As a student resident of the University of Vermont’s “no-nukes” Living/Learning Center program in the Reagan years, when America remained precariously close to nuclear war with the Soviet Union, it was unimaginable that I would ever look to the Old Testament for inspiration in writing about winning and nuclear war – but times have changed.

Today Chapter 3 of the Book of Ecclesiastes is my go-to source for a coping mechanism in a world where the U.S. president flippantly tweets threats of nuclear annihilation from his golf course in New Jersey to a trigger-happy “crazy fat kid that’s running North Korea,” as Sen. John McCain once described Kim Jong Un, the 33-year-old ruler of the authoritarian state.

For everything, there is a season and a time for every matter under heaven. There’s a time to seek and a time to lose. Trump and Kim are seekers in a dangerously foolish tit-for-tat that may make now a time for war – a war that humanity can’t win.

Kim is only one year younger than second-place finisher and local hero Rob Gomez, whose time it was to lose the Maine men’s division of the TD Bank Beach to Beacon 10K road race to Jesse Orach, the front-runner who collapsed right before the finish line. Instead of passing Orach to win and leaving him in the dust to suffer the consequences of heatstroke, Gomez helped his competitor to victory, saying, “He deserved to win … he needed to win.”

Chinese social media sites routinely refer to Kim as “Fatty, the Third,” which may explain in part why he is not a nice person. Nice guys finish last in North Korea, if at all.

In Cape Elizabeth, kids who participate and nice guys who finish second get a trophy. Gomez was given a handmade keepsake box crafted by Thos. Moser and engraved with the Beach to Beacon logo, something usually reserved for the divisional winners.

This running season, sportsmanship took the prize. Kindness was the victor.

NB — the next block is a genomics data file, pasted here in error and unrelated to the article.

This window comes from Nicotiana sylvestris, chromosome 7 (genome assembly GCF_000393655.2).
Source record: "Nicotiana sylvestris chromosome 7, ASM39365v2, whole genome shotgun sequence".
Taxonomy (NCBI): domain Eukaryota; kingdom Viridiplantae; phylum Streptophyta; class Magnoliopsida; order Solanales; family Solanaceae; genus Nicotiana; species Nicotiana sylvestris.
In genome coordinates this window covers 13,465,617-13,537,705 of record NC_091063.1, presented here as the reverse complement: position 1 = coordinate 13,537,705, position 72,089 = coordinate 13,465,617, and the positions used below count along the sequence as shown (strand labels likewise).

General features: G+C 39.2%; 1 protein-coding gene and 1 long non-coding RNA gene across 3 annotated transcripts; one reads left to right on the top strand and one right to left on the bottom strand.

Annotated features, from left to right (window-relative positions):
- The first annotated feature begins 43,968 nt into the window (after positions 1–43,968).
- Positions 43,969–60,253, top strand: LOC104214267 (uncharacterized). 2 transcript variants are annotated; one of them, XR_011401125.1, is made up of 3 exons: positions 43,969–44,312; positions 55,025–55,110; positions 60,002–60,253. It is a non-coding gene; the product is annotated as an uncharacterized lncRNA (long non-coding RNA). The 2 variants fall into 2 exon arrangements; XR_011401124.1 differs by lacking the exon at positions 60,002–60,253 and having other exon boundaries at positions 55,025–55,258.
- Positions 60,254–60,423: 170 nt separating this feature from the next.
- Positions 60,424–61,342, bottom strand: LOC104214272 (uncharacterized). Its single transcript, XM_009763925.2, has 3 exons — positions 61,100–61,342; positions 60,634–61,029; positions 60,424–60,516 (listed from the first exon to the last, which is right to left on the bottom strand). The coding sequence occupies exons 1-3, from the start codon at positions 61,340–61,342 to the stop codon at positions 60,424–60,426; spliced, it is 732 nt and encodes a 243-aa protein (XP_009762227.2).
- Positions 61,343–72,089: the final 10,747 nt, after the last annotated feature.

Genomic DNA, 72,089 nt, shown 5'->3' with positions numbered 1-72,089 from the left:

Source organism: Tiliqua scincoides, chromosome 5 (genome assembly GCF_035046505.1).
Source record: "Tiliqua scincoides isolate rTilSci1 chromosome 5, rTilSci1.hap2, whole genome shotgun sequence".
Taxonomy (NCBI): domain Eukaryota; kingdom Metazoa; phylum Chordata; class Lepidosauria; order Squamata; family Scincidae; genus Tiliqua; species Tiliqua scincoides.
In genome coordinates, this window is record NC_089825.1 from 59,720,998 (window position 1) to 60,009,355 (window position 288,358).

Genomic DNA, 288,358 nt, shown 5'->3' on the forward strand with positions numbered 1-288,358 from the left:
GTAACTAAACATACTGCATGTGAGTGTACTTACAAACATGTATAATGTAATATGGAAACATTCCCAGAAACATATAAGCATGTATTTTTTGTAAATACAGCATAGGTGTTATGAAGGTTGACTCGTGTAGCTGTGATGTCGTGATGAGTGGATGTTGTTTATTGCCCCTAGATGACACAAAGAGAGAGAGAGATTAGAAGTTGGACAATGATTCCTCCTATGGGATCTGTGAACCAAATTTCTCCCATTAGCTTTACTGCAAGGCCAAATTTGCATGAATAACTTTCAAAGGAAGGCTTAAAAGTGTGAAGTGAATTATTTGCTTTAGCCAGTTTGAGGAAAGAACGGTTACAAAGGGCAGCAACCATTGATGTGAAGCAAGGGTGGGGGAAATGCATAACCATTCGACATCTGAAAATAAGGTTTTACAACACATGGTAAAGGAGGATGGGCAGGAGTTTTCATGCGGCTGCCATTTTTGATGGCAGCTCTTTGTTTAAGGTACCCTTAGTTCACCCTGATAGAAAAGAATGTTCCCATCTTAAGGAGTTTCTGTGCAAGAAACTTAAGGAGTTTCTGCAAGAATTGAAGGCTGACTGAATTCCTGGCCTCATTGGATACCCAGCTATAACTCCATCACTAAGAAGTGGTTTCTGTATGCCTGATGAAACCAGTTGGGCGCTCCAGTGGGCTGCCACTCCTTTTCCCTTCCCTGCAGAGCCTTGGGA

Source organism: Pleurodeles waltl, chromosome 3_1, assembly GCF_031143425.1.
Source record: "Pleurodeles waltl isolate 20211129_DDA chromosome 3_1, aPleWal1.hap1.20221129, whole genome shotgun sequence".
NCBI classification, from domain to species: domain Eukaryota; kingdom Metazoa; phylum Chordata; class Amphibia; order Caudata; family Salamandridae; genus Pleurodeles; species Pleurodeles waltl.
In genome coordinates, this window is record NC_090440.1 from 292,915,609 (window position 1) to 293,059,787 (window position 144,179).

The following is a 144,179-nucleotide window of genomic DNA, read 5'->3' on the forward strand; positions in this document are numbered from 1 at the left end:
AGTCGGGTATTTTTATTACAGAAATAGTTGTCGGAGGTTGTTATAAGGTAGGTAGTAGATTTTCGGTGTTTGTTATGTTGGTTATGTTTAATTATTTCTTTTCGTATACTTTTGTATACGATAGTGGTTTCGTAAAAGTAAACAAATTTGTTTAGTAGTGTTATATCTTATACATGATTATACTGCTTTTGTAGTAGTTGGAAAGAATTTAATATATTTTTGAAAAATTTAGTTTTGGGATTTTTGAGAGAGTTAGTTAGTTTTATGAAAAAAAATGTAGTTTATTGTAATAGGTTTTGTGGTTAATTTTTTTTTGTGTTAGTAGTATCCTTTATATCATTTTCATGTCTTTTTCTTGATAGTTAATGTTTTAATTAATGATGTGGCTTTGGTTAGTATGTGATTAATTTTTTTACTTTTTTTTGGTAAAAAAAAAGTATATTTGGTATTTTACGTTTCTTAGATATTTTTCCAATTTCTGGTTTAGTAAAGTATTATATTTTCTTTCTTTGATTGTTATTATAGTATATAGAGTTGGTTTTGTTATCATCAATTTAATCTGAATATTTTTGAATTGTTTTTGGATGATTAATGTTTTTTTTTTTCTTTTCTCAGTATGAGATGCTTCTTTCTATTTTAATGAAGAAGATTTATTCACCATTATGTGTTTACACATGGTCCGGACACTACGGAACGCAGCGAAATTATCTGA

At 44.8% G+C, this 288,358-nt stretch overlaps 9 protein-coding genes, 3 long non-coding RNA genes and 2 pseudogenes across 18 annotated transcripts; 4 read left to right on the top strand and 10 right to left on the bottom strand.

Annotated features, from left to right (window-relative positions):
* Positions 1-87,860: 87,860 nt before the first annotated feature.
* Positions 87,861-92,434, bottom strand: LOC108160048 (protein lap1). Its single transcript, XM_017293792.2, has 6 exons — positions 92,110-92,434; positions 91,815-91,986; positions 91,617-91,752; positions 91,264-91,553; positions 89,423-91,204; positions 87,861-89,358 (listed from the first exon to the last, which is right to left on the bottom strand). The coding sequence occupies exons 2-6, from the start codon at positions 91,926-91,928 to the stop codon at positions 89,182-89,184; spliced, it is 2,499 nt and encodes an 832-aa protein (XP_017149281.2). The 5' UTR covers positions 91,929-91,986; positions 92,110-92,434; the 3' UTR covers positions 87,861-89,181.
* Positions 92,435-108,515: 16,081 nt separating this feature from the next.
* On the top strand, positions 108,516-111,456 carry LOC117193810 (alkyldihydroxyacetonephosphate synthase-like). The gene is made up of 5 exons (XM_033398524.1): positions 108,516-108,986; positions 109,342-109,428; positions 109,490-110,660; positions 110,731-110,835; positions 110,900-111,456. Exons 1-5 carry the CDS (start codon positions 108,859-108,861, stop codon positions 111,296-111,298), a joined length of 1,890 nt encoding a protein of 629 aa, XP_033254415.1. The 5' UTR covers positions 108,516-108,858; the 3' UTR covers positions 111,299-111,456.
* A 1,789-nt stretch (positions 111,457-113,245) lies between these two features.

It’s unlikely President Trump will be joining the chorus of adulation for Gomez because he’s too busy smack-talking Kim, the guy known for executing his uncle (a longtime mentor) and poisoning his half brother.

Someone like President Trump would have no time for the likes of Gomez and his feel-good story. Let’s face it, giving Orach the win because he needed it sounds an awful lot like good old-fashioned communism, doesn’t it? Wasn’t it Karl Marx who said, “From each according to his ability, to each according to his needs”?

There’s a time to weep and a time to laugh, the Bible says, and now is no time for weeping, folks. Weeping is for crybabies this season.

We are therefore compelled by circumstances beyond our control and by the Holy Bible to laugh at what we can imagine President Trump would tweet about Gomez and the B2B to stoke his base of evangelicals:

“Toughen up, you baby! Only losers lose!”

“What saps! B2B babies’ tender feelings disgusting! Make America great again and win!”

“We won’t let communists ruin our sports!”

Maybe the season of Donald Trump is for a reason. Maybe his tough talk and threats of military dominance are the killer antidote to small, powerful men aiming big missiles at our shores, like Lil’ Kim. The arms race is no road race. The rules are different, and participation guarantees no rewards.

In the context of geopolitical saber-rattling, the Gomez- Orach story raises questions about the times we live in.

Has the bar for human interaction in a hypercompetitive free-market world of cable news shrieking heads been lowered so much so that a simple act of kindness is extraordinary?

Is the adoration of athletes who simply behave well deserved? Did the good Samaritan deserve a trophy? Does winning matter?

Cynthia Dill is a civil rights lawyer and a former state senator. She can be contacted at:

[email protected]

Twitter: @dillesquire